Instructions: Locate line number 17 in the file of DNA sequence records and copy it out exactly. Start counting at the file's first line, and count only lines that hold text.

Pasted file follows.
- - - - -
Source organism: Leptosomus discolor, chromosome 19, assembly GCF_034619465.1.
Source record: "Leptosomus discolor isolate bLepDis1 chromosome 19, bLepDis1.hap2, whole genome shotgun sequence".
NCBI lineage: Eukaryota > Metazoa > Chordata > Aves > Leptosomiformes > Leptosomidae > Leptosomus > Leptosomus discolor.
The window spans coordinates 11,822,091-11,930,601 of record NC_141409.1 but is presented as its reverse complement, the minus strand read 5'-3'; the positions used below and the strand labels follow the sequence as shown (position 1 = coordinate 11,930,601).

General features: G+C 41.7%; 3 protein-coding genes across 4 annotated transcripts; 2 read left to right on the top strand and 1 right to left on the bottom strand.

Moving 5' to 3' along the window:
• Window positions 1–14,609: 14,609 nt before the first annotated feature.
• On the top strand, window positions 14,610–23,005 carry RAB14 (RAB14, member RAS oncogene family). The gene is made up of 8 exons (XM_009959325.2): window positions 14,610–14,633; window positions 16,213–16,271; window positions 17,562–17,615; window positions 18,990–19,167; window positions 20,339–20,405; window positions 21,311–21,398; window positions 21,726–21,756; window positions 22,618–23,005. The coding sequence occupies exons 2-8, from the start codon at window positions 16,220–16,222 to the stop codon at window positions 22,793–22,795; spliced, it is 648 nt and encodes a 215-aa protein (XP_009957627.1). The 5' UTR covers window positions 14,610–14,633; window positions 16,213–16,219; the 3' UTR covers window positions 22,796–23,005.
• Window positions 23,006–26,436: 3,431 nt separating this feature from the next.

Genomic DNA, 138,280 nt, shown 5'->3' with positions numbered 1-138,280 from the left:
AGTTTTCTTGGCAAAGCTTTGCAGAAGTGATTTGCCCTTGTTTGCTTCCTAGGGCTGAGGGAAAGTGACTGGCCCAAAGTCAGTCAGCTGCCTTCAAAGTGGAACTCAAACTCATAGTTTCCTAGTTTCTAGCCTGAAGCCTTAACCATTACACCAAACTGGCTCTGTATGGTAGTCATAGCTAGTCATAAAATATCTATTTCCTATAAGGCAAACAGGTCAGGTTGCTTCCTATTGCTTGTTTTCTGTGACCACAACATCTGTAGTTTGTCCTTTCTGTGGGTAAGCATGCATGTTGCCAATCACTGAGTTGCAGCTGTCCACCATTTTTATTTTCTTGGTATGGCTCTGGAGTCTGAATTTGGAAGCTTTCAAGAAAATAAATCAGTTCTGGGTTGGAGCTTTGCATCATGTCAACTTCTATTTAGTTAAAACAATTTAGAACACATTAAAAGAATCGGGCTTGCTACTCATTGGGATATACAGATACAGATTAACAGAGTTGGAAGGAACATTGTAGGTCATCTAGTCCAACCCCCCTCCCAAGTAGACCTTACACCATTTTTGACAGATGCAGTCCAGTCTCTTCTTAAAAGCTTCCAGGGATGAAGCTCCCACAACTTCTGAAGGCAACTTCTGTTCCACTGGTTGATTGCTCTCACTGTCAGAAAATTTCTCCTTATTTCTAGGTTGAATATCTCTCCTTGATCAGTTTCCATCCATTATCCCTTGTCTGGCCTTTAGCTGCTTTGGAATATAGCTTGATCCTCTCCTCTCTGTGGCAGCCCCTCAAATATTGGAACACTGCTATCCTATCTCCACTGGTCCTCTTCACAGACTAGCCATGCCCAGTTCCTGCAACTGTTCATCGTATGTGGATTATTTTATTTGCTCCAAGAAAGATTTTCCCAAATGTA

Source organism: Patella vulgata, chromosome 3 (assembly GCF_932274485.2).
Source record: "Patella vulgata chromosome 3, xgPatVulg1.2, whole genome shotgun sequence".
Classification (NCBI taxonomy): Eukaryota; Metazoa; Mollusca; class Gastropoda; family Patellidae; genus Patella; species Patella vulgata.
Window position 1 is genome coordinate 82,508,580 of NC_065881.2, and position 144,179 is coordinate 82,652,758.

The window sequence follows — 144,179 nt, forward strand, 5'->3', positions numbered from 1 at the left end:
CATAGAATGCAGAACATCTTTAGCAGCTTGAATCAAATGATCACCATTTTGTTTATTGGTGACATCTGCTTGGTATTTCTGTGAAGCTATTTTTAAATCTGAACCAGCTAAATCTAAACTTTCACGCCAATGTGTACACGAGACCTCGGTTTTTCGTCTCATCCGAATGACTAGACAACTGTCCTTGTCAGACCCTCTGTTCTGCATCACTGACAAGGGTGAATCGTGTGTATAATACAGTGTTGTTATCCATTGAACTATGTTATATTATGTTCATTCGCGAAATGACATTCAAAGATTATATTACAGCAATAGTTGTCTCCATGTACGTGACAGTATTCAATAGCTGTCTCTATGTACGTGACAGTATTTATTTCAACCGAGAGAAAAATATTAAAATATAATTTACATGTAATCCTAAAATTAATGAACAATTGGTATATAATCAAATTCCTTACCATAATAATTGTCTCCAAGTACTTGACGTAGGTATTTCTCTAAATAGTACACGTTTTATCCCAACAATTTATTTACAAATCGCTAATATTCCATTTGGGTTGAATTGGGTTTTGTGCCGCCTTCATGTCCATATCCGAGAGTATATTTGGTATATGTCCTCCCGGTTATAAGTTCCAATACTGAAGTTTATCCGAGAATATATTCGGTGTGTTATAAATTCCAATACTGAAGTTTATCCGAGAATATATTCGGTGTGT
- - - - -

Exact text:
CATAGAATGCAGAACATCTTTAGCAGCTTGAATCAAATGATCACCATTTTGTTTATTGGTGACATCTGCTTGGTATTTCTGTGAAGCTATTTTTAAATCTGAACCAGCTAAATCTAAACTTTCACGCCAATGTGTACACGAGACCTCGGTTTTTCGTCTCATCCGAATGACTAGACAACTGTCCTTGTCAGACCCTCTGTTCTGCATCACTGACAAGGGTGAATCGTGTGTATAATACAGTGTTGTTATCCATTGAACTATGTTATATTATGTTCATTCGCGAAATGACATTCAAAGATTATATTACAGCAATAGTTGTCTCCATGTACGTGACAGTATTCAATAGCTGTCTCTATGTACGTGACAGTATTTATTTCAACCGAGAGAAAAATATTAAAATATAATTTACATGTAATCCTAAAATTAATGAACAATTGGTATATAATCAAATTCCTTACCATAATAATTGTCTCCAAGTACTTGACGTAGGTATTTCTCTAAATAGTACACGTTTTATCCCAACAATTTATTTACAAATCGCTAATATTCCATTTGGGTTGAATTGGGTTTTGTGCCGCCTTCATGTCCATATCCGAGAGTATATTTGGTATATGTCCTCCCGGTTATAAGTTCCAATACTGAAGTTTATCCGAGAATATATTCGGTGTGTTATAAATTCCAATACTGAAGTTTATCCGAGAATATATTCGGTGTGT